VIBRANT VEGGIES: Five of our Favorite Summer Vegetables (plus recipes!)

We always encourage our patients to eat healthy, delicious, nutritious food -- to borrow the words of Hippocrates, Let your food be your medicine, and your medicine be your food.

Summer provides a lot of flavorful options!  Here are some of our favorite finds at Bay Area farmers markets this summer, and some creative ways you can use them.

TOMATOES: Tomatoes are high in Vitamin C, Vitamin A, magnesium and Vitamin B6. They also contain lycopene, a powerful antioxidant that has been shown to prevent cancer and increase eye, brain, heart and nerve health.  Of course, raw sliced tomatoes are delicious, but cooked tomatoes have an even higher dose of lycopene!

SUMMER SQUASH: This sunny yellow vegetable packs a high dose of Vitamin C, Vitamin B6 and fiber.  It’s a versatile vegetable that can be served raw, sauteed, grilled or baked. One cup of summer squash has only 18 calories, so you can eat it to your heart’s content.

POTATOES: Did you know that potatoes grow best in the summertime?  A medium potato provides a lot of fiber (especially if you eat it with the skin on), as well as potassium, Vitamin B6 and 4 grams of protein.  And while citrus fruit is known for its high Vitamin C content, a potato actually has almost as much Vitamin C as an orange! 

OKRA: The French word for okra is “gombo,” which is how the classic Cajun dish with stewed okra, tomatoes, onions, peppers, shrimp and sausage got its name.  Okra can be sauteed, stewed, fried, grilled or baked.  In addition to being delicious, okra is also nutritious, with a healthy dose of Vitamin K, folate, manganese and fiber.

BELL PEPPERS: Bell peppers are one of the most vibrant vegetables of the season.  As if the green, red, yellow and orange varieties we find at the market weren’t enough color variety, did you know that bell peppers can also be white, purple, brown or black?  Peppers contain high amounts of Vitamin C, Vitamin B6 and Vitamin A.  They also contain a nutrient called Zeaxanthan, which improves eye health by enriching the macula (the center of the retina).  Unlike tomatoes, bell peppers are more nutritious when they’re uncooked.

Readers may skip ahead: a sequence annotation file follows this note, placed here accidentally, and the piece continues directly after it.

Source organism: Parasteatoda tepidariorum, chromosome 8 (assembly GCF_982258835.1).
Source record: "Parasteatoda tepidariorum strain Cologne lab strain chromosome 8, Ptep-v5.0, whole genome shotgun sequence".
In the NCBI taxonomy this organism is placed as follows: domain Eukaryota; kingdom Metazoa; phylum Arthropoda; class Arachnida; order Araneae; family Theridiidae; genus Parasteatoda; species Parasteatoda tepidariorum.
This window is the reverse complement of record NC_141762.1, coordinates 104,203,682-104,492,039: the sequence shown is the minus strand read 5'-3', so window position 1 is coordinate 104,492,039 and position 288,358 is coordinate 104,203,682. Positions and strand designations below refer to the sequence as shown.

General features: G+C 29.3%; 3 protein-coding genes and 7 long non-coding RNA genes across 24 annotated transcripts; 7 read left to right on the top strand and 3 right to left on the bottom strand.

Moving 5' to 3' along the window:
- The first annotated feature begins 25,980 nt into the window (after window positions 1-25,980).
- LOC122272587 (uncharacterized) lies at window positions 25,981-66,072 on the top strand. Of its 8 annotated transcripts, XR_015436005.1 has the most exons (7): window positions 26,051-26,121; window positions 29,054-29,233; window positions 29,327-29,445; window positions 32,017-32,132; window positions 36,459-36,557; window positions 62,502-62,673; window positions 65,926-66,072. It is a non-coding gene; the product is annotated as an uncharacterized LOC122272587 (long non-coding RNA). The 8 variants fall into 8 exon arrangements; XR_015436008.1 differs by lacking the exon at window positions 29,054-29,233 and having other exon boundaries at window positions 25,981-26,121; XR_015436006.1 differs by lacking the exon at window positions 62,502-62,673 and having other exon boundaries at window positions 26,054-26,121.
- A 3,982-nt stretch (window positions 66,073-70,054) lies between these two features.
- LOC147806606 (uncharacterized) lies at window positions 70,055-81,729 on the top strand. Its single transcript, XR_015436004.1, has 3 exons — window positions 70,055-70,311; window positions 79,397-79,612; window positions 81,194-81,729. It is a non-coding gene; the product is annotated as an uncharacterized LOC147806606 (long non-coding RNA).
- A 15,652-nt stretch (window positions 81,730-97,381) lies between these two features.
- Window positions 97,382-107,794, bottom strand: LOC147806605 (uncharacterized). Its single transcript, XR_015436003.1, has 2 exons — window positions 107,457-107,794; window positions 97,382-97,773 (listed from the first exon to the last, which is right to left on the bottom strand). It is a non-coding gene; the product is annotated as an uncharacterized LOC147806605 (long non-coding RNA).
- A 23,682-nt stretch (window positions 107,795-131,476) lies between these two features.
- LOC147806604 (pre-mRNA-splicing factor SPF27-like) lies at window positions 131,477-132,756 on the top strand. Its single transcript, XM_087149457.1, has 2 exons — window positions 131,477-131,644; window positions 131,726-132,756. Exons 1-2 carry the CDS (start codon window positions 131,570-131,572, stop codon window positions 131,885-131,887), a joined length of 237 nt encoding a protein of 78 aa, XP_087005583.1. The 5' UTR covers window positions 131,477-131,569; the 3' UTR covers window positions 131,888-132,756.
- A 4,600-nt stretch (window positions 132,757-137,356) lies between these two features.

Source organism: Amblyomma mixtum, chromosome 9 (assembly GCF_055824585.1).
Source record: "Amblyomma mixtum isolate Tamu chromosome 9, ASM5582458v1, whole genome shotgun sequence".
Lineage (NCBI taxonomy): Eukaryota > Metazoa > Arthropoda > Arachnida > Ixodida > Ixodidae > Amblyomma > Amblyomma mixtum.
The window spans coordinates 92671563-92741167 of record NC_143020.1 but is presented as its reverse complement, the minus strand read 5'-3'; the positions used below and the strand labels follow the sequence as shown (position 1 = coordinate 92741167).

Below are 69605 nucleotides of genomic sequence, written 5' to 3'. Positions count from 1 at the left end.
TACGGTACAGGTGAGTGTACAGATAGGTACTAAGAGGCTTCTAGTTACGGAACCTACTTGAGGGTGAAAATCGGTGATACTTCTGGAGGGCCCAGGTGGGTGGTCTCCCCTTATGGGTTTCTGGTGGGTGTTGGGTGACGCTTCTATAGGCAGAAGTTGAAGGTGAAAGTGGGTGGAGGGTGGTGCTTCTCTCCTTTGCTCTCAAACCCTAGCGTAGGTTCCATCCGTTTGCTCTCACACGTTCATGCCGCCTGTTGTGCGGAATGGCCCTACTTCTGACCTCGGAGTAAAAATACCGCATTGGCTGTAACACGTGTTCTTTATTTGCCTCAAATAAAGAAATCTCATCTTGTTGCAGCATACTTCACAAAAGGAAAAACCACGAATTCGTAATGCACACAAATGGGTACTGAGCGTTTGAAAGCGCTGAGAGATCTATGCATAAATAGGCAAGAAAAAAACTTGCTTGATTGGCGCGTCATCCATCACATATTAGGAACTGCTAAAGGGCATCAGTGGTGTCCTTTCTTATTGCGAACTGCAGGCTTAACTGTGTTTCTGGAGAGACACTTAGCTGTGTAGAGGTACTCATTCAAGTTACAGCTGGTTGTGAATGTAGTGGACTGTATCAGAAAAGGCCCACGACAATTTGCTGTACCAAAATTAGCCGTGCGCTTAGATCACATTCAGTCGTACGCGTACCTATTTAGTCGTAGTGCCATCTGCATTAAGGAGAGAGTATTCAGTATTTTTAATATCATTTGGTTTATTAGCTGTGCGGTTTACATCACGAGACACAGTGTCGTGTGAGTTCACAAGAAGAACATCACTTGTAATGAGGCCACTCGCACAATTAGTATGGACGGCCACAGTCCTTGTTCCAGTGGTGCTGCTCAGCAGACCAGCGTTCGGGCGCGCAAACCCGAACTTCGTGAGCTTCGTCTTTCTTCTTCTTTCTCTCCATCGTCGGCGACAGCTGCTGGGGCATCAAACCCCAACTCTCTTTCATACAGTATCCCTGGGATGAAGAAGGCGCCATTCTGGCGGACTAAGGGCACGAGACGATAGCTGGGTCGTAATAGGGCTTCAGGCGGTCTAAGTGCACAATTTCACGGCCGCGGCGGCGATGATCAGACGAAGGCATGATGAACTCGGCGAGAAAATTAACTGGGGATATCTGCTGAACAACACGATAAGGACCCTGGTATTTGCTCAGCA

Here are links to our favorite recipes that combine these nutritious vegetables. 






We’d love to hear from you!  What vegetables do you and your family enjoy?  What are your go-to summer recipes?

Sarah Thebarge MMSc, PA-C Sarah Thebarge earned her physician assistant degree at Yale School of Medicine, and then studied journalism at Columbia School of Journalism. She has been a physician assistant and a freelance journalist since 2004. In addition to caring for patients at Golden Gate Urgent Care, Sarah frequently volunteers her medical skills in the developing world. Her writing has appeared in Huffington Post, USA Today and National Geographic, and her blog was featured on She is the author of the memoir The Invisible Girls and the upcoming book WELL: Healing our Beautiful, Broken World from a Hospital in West Africa. She currently lives in the Mission District of San Francisco.

You Might Also Enjoy...

The Four Best Ways To Stay Healthy During The Holidays

Now that the holiday season is in full swing, it’s important to take steps to stay healthy so you can enjoy the festivities with your family and friends. Here are four of the most important things you can do to stay healthy this year.

Eight Things Everyone Needs To Know About HIV/AIDS

In honor of World AIDS Day, which falls December 1st every year, we wanted to take time out on the blog this week to talk about the signs, symptoms, prevention, detection, & treatment of HIV/AIDS, which is by far the deadliest sexually-transmitted disease.

Five Ways To Protect Your Lungs During A Wildfire

In Northern California, the smoke from the Camp Fire and other fires has traveled quickly, blanketing the Bay Area with air that’s as polluted as the air in Beijing. Here are five ways to protect your lungs when the Bay Area is affected by wildfire smoke.

Three Ways To Lower The Risk of Diabetes

November is National Diabetes Awareness Month, so we’re taking time out on the blog to share three ways to lower the risk of contracting this serious, potentially life-threatening disease that affects 30 million Americans.